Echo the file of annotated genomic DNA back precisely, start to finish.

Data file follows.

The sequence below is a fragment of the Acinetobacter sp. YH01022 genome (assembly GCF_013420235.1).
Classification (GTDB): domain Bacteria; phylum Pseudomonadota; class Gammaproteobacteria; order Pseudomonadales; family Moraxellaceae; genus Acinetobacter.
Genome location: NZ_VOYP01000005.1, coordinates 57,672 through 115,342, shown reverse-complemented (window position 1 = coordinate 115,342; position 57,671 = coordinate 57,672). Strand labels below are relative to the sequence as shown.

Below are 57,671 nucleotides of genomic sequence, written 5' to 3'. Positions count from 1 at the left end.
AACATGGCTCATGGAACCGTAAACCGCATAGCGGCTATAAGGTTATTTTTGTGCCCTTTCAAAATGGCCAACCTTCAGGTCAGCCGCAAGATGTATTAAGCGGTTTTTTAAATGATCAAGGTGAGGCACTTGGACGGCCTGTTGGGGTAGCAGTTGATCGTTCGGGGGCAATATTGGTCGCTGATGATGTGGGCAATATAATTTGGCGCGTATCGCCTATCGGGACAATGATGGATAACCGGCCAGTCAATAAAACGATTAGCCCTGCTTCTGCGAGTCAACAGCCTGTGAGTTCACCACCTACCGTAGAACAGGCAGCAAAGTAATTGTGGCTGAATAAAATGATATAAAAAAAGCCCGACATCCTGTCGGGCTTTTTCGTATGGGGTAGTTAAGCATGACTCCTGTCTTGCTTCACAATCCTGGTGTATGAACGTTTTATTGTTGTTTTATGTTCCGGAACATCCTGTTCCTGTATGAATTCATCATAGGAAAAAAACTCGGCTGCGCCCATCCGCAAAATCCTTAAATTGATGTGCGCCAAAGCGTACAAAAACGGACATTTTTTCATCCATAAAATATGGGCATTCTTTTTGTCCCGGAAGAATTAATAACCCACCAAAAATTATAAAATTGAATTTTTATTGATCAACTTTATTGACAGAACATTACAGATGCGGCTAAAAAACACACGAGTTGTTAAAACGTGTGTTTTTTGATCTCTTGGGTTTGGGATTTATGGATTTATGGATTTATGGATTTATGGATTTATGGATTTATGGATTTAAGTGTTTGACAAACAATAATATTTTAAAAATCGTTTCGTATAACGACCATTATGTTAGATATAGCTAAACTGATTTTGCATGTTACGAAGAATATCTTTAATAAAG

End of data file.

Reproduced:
The sequence below is a fragment of the Acinetobacter sp. YH01022 genome (assembly GCF_013420235.1).
Classification (GTDB): domain Bacteria; phylum Pseudomonadota; class Gammaproteobacteria; order Pseudomonadales; family Moraxellaceae; genus Acinetobacter.
Genome location: NZ_VOYP01000005.1, coordinates 57,672 through 115,342, shown reverse-complemented (window position 1 = coordinate 115,342; position 57,671 = coordinate 57,672). Strand labels below are relative to the sequence as shown.

Below are 57,671 nucleotides of genomic sequence, written 5' to 3'. Positions count from 1 at the left end.
AACATGGCTCATGGAACCGTAAACCGCATAGCGGCTATAAGGTTATTTTTGTGCCCTTTCAAAATGGCCAACCTTCAGGTCAGCCGCAAGATGTATTAAGCGGTTTTTTAAATGATCAAGGTGAGGCACTTGGACGGCCTGTTGGGGTAGCAGTTGATCGTTCGGGGGCAATATTGGTCGCTGATGATGTGGGCAATATAATTTGGCGCGTATCGCCTATCGGGACAATGATGGATAACCGGCCAGTCAATAAAACGATTAGCCCTGCTTCTGCGAGTCAACAGCCTGTGAGTTCACCACCTACCGTAGAACAGGCAGCAAAGTAATTGTGGCTGAATAAAATGATATAAAAAAAGCCCGACATCCTGTCGGGCTTTTTCGTATGGGGTAGTTAAGCATGACTCCTGTCTTGCTTCACAATCCTGGTGTATGAACGTTTTATTGTTGTTTTATGTTCCGGAACATCCTGTTCCTGTATGAATTCATCATAGGAAAAAAACTCGGCTGCGCCCATCCGCAAAATCCTTAAATTGATGTGCGCCAAAGCGTACAAAAACGGACATTTTTTCATCCATAAAATATGGGCATTCTTTTTGTCCCGGAAGAATTAATAACCCACCAAAAATTATAAAATTGAATTTTTATTGATCAACTTTATTGACAGAACATTACAGATGCGGCTAAAAAACACACGAGTTGTTAAAACGTGTGTTTTTTGATCTCTTGGGTTTGGGATTTATGGATTTATGGATTTATGGATTTATGGATTTATGGATTTATGGATTTAAGTGTTTGACAAACAATAATATTTTAAAAATCGTTTCGTATAACGACCATTATGTTAGATATAGCTAAACTGATTTTGCATGTTACGAAGAATATCTTTAATAAAG